We left the shop, Roni and I, shaken as much by the intensity of the old man's vision as by his strange words. A week or so later, walking again through the old city, I tried to find the short alleyway and the tiny court, but never again did I set eyes upon that little courtyard with the bookshop in one corner.
So why has old Monsieur Labac been so much in my mind these last few days? The reason is quickly told.
For several years after our little adventure, Roni and I were too tied up with starting our small family and getting established in business to take a holiday abroad. Later, the truth is that we were scared – scared in case the old man's prophecy was not fulfilled, and scared in case it was. So we put off going, time and again.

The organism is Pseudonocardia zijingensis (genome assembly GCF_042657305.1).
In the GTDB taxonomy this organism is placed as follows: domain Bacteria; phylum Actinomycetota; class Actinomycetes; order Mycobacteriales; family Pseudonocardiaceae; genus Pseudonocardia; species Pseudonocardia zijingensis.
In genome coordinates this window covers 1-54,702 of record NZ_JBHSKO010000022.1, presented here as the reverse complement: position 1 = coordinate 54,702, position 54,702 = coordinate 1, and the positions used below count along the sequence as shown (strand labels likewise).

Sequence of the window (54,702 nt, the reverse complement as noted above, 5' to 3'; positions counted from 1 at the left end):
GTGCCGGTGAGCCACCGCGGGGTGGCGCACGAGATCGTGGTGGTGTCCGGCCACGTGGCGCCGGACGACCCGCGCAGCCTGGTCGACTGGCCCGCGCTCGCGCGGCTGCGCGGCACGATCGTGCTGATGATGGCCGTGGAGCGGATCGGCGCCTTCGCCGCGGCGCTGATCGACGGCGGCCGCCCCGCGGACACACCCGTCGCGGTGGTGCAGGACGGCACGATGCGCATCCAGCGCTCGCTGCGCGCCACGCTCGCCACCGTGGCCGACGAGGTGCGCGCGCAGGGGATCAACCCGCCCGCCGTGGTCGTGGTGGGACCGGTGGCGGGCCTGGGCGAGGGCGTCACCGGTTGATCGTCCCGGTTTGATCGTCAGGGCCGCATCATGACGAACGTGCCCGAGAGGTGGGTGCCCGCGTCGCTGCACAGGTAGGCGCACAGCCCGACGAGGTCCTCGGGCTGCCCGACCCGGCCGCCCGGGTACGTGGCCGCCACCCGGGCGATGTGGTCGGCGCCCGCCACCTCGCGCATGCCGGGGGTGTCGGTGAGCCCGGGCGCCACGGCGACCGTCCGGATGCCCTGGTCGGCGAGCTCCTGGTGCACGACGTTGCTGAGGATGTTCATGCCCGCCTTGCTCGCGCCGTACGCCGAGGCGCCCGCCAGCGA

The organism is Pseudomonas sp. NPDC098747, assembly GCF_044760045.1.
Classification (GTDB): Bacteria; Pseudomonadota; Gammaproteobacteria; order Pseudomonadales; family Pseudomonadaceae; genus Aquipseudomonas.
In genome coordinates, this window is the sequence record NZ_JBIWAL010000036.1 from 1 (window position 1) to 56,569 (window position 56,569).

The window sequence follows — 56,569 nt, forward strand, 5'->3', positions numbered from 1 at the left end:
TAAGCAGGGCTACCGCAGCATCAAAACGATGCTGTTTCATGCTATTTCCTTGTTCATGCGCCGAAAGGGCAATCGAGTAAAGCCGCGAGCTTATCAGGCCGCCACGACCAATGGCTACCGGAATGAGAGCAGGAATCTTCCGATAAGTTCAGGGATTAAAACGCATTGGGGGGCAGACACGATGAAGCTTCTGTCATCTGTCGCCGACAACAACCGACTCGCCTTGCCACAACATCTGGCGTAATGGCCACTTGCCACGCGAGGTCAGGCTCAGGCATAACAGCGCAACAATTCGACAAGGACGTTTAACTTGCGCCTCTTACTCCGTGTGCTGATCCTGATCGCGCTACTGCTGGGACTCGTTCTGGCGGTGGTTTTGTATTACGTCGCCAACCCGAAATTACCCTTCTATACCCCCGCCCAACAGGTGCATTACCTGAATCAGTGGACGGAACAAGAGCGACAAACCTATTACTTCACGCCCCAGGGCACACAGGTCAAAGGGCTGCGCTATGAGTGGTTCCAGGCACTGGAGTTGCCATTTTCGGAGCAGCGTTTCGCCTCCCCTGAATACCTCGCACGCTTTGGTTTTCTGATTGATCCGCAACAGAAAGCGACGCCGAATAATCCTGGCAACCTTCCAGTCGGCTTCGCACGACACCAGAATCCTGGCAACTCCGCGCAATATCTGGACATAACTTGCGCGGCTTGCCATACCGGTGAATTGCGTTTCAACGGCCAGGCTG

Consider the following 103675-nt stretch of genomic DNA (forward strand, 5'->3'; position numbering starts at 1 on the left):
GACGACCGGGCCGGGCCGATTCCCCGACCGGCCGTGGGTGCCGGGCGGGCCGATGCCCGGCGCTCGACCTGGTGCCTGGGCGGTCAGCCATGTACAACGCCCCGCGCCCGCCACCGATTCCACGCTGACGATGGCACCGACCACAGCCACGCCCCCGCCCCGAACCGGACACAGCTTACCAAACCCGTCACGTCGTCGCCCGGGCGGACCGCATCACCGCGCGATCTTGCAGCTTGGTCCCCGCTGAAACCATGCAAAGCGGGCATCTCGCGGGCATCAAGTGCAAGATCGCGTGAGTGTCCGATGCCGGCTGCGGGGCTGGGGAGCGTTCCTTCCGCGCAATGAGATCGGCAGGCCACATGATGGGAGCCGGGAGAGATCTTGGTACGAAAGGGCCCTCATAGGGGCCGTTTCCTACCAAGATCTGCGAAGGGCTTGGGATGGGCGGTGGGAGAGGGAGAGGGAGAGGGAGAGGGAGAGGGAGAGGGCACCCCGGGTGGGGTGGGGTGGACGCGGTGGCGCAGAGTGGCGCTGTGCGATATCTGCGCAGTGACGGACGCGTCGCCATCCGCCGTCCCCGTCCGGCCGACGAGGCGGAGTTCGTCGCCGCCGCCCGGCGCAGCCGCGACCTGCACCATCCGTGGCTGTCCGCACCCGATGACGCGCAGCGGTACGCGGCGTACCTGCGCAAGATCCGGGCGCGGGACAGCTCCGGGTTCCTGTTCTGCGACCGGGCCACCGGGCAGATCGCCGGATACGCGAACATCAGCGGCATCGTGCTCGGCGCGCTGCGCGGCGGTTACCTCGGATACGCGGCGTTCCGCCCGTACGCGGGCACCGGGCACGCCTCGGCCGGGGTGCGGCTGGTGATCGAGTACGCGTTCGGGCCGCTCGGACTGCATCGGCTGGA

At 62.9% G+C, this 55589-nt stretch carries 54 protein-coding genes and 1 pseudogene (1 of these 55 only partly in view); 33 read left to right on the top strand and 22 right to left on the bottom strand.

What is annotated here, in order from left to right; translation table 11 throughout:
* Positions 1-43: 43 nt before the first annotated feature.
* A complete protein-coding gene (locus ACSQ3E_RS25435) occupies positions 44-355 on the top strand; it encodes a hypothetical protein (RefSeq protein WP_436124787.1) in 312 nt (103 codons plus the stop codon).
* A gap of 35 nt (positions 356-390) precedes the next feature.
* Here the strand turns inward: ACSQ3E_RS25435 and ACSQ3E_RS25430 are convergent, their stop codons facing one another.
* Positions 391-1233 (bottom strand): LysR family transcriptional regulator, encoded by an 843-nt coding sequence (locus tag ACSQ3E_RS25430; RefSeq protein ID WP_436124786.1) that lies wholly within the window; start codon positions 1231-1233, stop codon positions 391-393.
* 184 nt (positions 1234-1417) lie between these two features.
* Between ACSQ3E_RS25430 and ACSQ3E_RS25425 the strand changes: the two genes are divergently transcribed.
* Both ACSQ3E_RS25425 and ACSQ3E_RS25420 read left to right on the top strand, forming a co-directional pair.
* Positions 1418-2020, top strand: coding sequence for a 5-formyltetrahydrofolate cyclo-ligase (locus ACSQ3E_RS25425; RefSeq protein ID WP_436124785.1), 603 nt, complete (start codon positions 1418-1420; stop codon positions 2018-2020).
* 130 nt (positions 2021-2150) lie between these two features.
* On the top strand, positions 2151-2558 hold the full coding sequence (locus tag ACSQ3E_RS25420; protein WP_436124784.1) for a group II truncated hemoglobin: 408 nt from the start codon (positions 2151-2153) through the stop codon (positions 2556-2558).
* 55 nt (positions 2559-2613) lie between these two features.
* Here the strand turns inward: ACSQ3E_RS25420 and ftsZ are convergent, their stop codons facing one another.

Eventually, the illness of a very dear member of our family forced us to put all reservations to one side and fly quickly to the States. Fortunately our relative made a reasonable recovery, but while we were there Roni succumbed to the temptations of the Mega Millions lottery. In the week we arrived the rollover for the following draw exceeded one billion dollars. We bought our ticket on Monday; on Tuesday we flew back to
. Think of us – picture our state of mind this
weekend – as we sit glued to the computer screen, awaiting the result of the
Monsieur Labac, where are you? Who are you? It was only yesterday, as I was idly writing your name again and again on a scrap of paper, that I realised just what your name spells – backwards.